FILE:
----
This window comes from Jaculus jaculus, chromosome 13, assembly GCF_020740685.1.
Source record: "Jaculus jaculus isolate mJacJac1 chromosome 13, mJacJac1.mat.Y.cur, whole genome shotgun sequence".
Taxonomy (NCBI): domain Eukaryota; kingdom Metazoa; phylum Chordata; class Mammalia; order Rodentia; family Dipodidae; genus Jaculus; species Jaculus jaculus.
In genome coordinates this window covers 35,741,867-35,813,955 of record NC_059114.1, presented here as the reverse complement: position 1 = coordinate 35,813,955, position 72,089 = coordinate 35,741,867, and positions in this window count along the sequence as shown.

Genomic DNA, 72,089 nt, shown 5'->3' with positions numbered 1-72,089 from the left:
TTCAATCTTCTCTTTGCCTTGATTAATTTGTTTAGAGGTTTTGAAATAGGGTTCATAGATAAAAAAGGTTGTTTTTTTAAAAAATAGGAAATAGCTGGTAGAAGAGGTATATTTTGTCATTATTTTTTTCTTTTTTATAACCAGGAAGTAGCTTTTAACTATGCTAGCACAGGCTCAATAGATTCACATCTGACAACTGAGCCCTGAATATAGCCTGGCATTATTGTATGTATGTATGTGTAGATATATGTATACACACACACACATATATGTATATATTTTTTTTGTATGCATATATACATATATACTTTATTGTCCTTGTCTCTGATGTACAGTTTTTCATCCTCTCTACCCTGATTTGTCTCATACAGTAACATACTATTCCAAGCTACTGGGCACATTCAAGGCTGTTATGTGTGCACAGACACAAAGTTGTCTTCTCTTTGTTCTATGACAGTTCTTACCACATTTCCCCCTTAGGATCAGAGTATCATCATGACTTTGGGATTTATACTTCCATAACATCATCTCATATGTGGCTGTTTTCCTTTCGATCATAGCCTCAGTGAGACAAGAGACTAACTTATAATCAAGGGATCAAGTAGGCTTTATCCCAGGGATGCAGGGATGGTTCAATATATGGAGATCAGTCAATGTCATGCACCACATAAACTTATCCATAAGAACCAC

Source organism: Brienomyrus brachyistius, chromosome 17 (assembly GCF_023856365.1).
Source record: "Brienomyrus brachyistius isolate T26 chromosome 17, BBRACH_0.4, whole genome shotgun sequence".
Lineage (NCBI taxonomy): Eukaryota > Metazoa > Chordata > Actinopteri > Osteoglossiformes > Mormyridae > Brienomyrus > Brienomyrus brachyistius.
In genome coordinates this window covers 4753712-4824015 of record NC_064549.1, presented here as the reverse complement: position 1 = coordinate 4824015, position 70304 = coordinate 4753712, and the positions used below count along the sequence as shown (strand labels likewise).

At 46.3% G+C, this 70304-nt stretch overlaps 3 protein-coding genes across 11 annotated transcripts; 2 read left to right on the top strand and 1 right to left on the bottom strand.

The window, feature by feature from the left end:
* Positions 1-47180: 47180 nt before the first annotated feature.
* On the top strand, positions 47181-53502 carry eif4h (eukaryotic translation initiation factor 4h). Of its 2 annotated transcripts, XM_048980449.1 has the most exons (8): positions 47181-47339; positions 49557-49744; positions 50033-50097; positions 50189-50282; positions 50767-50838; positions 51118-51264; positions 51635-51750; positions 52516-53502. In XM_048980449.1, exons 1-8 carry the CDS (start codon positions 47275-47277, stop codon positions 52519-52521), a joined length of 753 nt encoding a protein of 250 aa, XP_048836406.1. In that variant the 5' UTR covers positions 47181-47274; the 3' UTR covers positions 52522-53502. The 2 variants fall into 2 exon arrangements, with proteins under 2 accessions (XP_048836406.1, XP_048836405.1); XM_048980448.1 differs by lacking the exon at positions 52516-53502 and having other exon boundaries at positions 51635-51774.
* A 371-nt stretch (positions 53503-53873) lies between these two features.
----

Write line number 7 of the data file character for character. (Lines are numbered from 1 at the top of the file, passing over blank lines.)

Source organism: Brienomyrus brachyistius, chromosome 17 (assembly GCF_023856365.1).